Accenture finds growth in solar turns screw on utility revenue

Accenture Research has found that distributed electricity generation, driven by residential solar, poses an ongoing threat to utility revenue and hosting capacity. Accenture warns that utilities will need to shift their investment spending toward encouraging distributed hosting capacity at the edge of the grid and better planning relative to network demand, to complement the growth in solar.

Embracing this approach should reduce the utilities’ energy generation costs, as end-customers demand less electricity from the grid thanks to the increasing penetration of solar. The balancing act for utilities is in the grid, making sure that their distribution grids can accommodate the new dynamic.

An electrical grid is built to handle a certain amount of electricity, typically called the ‘hosting capacity.’ Distributed generation resources, such as solar panels, push electricity back towards the transmission network, in a model that differs from the decades-old practice of pushing electricity from the center out to the edge (the end-users).

The main cause of distributed energy generation related stress on a utility’s network hosting capacity will come from energy prosumers – who are mainly driving small-scale distributed generation. Rapid price falls in the cost of solar PV panels, increased accessibility, and growing environmental appeal, has pushed distributed energy into the mainstream and is now a major factor for utilities to contend with. Solar adoption often looks like it’s out of the hands of utilities, something they are forced to adapt to.

The Accenture study amounted to a survey of 100+ utility executives, of which 59% said distributed generation will result in a decrease in utility revenue by 2030. This is by no means a revolutionary finding, as more utility customers become prosumers in the energy market and will naturally reduce the total electricity demanded on the gird – and also offloading surplus electricity into the grid.

A fall in revenue resulting from lower energy demand doesn’t mean a shrinkage in a utilities’ long term margins. Even though less electricity might be sold, the cost of producing that electricity should be lower for the utility, which should lead to better margins – if managed correctly. Distributed generation can also enable lower capex spend on large-scale fossil fuel generation plants, which could also provide a boost to the bottom line.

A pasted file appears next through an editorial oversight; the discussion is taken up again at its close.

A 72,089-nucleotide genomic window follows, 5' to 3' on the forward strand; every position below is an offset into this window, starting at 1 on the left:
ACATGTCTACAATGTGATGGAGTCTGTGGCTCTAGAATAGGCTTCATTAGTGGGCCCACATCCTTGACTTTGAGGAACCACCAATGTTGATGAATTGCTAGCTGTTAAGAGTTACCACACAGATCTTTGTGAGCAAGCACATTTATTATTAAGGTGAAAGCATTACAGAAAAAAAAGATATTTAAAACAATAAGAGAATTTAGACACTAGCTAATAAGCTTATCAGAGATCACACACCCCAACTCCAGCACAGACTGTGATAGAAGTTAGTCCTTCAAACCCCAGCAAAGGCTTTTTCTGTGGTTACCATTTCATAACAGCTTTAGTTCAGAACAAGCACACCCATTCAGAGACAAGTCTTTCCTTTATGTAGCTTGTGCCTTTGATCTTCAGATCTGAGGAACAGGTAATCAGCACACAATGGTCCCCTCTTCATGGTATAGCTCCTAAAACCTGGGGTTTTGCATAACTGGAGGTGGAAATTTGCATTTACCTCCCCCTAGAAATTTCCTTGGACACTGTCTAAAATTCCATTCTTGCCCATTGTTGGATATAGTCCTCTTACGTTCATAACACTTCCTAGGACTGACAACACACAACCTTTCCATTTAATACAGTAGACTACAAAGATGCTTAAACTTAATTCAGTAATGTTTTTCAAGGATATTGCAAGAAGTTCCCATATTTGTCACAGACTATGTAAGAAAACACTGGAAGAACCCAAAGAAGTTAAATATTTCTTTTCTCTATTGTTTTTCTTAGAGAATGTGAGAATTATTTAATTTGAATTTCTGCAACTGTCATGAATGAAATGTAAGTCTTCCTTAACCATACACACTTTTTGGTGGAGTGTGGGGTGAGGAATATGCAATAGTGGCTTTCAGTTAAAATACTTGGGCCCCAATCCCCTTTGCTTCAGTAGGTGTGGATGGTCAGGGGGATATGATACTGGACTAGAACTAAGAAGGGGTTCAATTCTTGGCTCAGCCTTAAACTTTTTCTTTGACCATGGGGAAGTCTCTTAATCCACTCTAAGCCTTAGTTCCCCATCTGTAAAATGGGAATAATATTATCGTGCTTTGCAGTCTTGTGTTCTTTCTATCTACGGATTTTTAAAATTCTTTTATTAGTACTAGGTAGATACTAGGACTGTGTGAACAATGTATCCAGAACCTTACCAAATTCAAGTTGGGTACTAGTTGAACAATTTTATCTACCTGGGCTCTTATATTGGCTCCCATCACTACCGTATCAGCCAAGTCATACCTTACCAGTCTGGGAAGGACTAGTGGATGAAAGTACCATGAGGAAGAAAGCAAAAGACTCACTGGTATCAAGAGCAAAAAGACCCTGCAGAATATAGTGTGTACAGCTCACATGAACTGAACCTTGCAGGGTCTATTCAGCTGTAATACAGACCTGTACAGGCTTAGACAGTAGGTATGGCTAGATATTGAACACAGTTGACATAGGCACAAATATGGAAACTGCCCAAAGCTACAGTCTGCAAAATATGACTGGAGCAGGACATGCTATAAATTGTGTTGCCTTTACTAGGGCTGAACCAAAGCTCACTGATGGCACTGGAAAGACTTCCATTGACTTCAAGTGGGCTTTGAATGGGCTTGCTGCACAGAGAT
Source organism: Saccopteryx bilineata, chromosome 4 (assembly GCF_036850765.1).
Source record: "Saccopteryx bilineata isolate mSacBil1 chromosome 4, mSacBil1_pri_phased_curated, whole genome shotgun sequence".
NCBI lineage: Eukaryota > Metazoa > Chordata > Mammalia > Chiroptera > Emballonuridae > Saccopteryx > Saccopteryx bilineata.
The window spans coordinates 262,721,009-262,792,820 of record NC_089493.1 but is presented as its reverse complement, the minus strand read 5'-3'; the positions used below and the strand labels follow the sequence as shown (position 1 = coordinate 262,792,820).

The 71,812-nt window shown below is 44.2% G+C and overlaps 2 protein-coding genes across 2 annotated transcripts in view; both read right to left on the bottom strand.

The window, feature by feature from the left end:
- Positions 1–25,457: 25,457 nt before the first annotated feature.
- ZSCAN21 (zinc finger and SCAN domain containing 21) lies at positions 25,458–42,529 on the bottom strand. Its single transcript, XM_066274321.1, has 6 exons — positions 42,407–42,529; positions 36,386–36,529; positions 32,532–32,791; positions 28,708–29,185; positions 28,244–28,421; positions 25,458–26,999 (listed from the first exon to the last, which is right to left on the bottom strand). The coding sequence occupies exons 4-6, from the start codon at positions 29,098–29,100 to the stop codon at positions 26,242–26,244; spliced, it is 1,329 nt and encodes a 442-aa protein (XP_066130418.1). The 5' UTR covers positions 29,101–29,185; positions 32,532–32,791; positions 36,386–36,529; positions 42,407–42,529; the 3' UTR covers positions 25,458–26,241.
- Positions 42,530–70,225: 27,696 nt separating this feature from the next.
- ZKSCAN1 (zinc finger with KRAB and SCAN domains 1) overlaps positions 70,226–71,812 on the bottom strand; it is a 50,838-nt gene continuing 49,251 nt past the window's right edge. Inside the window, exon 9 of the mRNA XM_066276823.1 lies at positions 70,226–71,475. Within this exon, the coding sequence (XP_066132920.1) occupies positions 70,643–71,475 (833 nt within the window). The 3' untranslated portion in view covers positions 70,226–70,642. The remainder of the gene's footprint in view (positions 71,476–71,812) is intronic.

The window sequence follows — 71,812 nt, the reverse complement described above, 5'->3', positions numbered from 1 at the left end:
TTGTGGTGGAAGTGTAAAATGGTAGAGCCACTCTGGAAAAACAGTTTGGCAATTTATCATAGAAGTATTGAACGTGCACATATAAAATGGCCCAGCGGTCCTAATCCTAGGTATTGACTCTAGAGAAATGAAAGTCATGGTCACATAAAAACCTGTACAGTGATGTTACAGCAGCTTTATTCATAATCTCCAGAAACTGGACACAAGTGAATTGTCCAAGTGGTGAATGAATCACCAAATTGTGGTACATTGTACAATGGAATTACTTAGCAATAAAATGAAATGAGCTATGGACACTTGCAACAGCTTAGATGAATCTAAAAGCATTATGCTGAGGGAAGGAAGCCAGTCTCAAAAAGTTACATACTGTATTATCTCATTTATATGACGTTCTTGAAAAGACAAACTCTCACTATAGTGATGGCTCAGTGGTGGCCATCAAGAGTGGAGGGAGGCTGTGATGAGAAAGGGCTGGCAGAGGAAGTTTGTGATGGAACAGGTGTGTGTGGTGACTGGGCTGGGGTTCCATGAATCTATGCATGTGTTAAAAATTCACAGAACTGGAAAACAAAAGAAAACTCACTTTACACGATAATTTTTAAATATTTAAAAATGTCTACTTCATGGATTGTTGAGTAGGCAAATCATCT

Getting to this point will require a network-wide approach, encompassing capital investment in smart grid technologies that will better optimize generation, transmission and distribution to meet demand.

The same group of execs expect to give up hosting distributed generation capacity on their grid networks within ten years – meaning that they don’t want to pay to effectively funnel this electricity around their networks, and likely using storage at the edge to store that energy.

Given the volumes anticipated in the battery market, many expect the cost of such technology to continue to decline at the rapid speed, making the option of installing battery storage considerably more viable – and something that utilities look set to encourage themselves.

The Accenture report chimes with the significant activity of forward-thinking utilities, already trying to counter act this issue. Dutch utility Tennet, is partnering with battery storage vendor Sonnen, and IBM to develop a demand response system to take the pressure off the utilities network – experimenting with blockchain as a way of recording the transactions.

This project will use Sonnen’s batteries as a back-stop between solar panels and the grid. If the energy generated by the distributed resources can be stored in a battery then it can then be deployed back onto the grid when there is a suitable amount of spare hosting capacity.

The survey finds that concerns around distributed resources are most prevalent in the US and Asia, execs in Europe are less concerned with distributed energy. The prevalence of vertically integrated utilities, those that own all levels of the supply chain, is greater outside of Europe where the electricity generating facilities, the transmission network and distribution networks are operated by different entities.

Distributed energy resources cause vertical utilities double the impact of declining energy sales revenue and increased network costs to support reliable energy delivery.

The study also asked if utilities had clearly forecasted their potential distributed energy generation network hosting capacity within the next ten years – to which only 14% say they had done so with accuracy of the next 10 years.